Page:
Video report by ITV News Political Editor Robert Peston
A Brexit deal between the UK and EU has been agreed on a "technical level".
Negotiators came to an accord in Brussels on Tuesday.
The proposed agreement is set to be scrutinised at a special Cabinet meeting on Wednesday.
There, Theresa May will hope that she can secure support for the deal from ministers.
Downing Street confirmed that a deal had been struck shortly after reports began circulating.
Within the agreement was a "stable" text on the thorny issue of the Northern Irish border, according to broadcaster RTE.
RTE said the deal involved one overall backstop in the form of a UK-wide customs arrangement, but with deeper provisions for Northern Ireland on customs and regulations.
A Downing Street spokesperson said in a statement: "Cabinet will meet at 2pm tomorrow to consider the draft agreement the negotiating teams have reached in Brussels, and to decide on next steps.
"Cabinet ministers have been invited to read documentation ahead of that meeting.
A spokesman for chief EU negotiator Michel Barnier said the latest in the negotiations had been set out earlier by commission vice president Frans Timmermans who said that while the talks were making progress "we are not there yet".
"The UK cabinet will meet tomorrow. We will take stock at the midday presser," the spokesperson said.
Responding to reports of a deal being agreed, the Irish Government said that "nothing has been confirmed".
A spokesperson said: "We're at a stage where there is still no agreement at this point in time.
"There is actually no agreement."
A spokesperson for Ireland's deputy premier Simon Coveney also called for caution.
"Negotiations between the EU and UK on a Withdrawal Agreement are ongoing and have not concluded," they said.
Ex-Ukip leader Nigel Farage told ITV News he believes the prime minister has a "60-40" chance of getting her deal through the Cabinet.
"The moment of truth is here," Mr Farage said.
"Are we going to see Cabinet resignations? Are we going to see people in the House of Commons wholesale saying this is not what the referendum is about.
"History tells us that, however much speculation there is, generally politicians don't like resigning nice jobs."
He added: "History tells me, however awful this deal is, she [Theresa May] will probably get it through."
Brexiters Boris Johnson and Jacob Rees-Mogg were also quick to state they would vote down the deal in Parliament.
Ex-mayor of London Mr Johnson told ITV News the deal was "vassal state stuff" and urged the Cabinet to "chuck it out".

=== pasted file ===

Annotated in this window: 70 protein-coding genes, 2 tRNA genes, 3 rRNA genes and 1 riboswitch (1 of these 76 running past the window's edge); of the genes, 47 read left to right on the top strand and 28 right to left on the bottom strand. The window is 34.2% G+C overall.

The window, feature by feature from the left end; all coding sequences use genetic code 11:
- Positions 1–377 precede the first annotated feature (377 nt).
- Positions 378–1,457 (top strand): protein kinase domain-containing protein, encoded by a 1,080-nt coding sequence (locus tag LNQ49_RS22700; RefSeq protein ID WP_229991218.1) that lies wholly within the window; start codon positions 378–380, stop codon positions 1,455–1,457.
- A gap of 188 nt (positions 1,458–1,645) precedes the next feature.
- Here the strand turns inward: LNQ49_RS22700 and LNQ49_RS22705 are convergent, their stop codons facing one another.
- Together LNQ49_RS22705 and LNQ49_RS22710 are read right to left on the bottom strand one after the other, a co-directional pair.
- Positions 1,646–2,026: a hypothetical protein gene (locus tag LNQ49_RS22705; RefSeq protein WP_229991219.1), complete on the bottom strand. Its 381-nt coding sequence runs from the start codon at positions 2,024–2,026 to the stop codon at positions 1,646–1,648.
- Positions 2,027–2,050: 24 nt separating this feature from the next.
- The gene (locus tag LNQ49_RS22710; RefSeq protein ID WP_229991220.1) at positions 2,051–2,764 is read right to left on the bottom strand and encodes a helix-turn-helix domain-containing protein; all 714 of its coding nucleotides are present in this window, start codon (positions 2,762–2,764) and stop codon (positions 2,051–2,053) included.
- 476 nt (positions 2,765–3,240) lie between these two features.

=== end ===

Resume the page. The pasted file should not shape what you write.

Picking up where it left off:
"From what I've seen it's about as bad as it possibly could be," he said.
"What we seem to be on the verge of agreeing, and I devoutly hope that we don't, is not only that the whole of the UK remains in the customs union... but you are also going to have effectively a border for customs checks and regulatory checks down the Irish sea."
Tory MP Mr Rees-Mogg described the deal as a "betrayal" of the UK and the Conservative Party manifesto - leaving the country tied to the customs union and single market.
"Everything one knows about it so far makes it sound not only a bad deal but an abject surrender," MR Rees-Mogg told ITV News.
The DUP, upon who the Government rely, repeated their warning that they would not accept any deal which places new trade barriers between Northern Ireland and the Republic of Ireland.
DUP leader Arlene Foster said: "Over time, such a deal will weaken the Union. No unionist Prime Minister could argue that such a deal is in the national interest.
"It would be democratically unacceptable for Northern Ireland trade rules to be set by Brussels. Northern Ireland would have no representation in Brussels and would be dependent on a Dublin government speaking up for our core industries."
She added: "I am heartened by friends of the Union on both sides of the House and across the United Kingdom who have pledged to stand with the DUP in opposing a deal which weakens the Union and hands control to Brussels rather than Parliament."
Labour's shadow Brexit secretary Sir Keir Starmer warned Mrs May that the deal would have to pass the party's "conditions and tests".
"Given the shambolic nature of the negotiations this is unlikely to be a good deal for Britain," Sir Keir said.
"We'll look at the detail but we've been very clear that if it doesn't meet our conditions and tests then we will voting against it."
Party leader Jeremy Corbyn said: "Labour has been clear from the beginning that we need a deal to support jobs and the economy - and that guarantees standards and protections.
"If this deal doesn't meet our six tests and work for the whole country, then we will vote against it"
Labour MP David Lammy warned that MPs would soon face a choice between "their jobs and the country" when it came to a Parliamentary vote.
He tweeted: "Tonight cabinet members will go into Number 10 one by one. Each will have the choice to put their country before their jobs and support a #PeoplesVote.
"Soon every MP will face a similar decision in Parliament. History will judge the makers of Brexit harshly."
Liberal Democrat leader Sir Vince Cable warned the prime minister would not be able to get the agreement through Parliament and called for a second referendum as "the only way to escape from this mess".
"Any Brexit deal will leave the UK weakened and the public poorer. Before the ink is dry, the Conservative Party will tear into what little Theresa May has been able to agree," he said.
"The Prime Minister now faces a defeat in Parliament, as a majority will be hard or impossible to secure for what she has come up with."
Scotland first minister Nicola Sturgeon said on Twitter: "If the PM's 'deal' satisfies no-one and can't command a majority, we mustn't fall for her spin that the UK crashing out of EU without a deal is then inevitable - instead we should take the opportunity to get better options back on the table."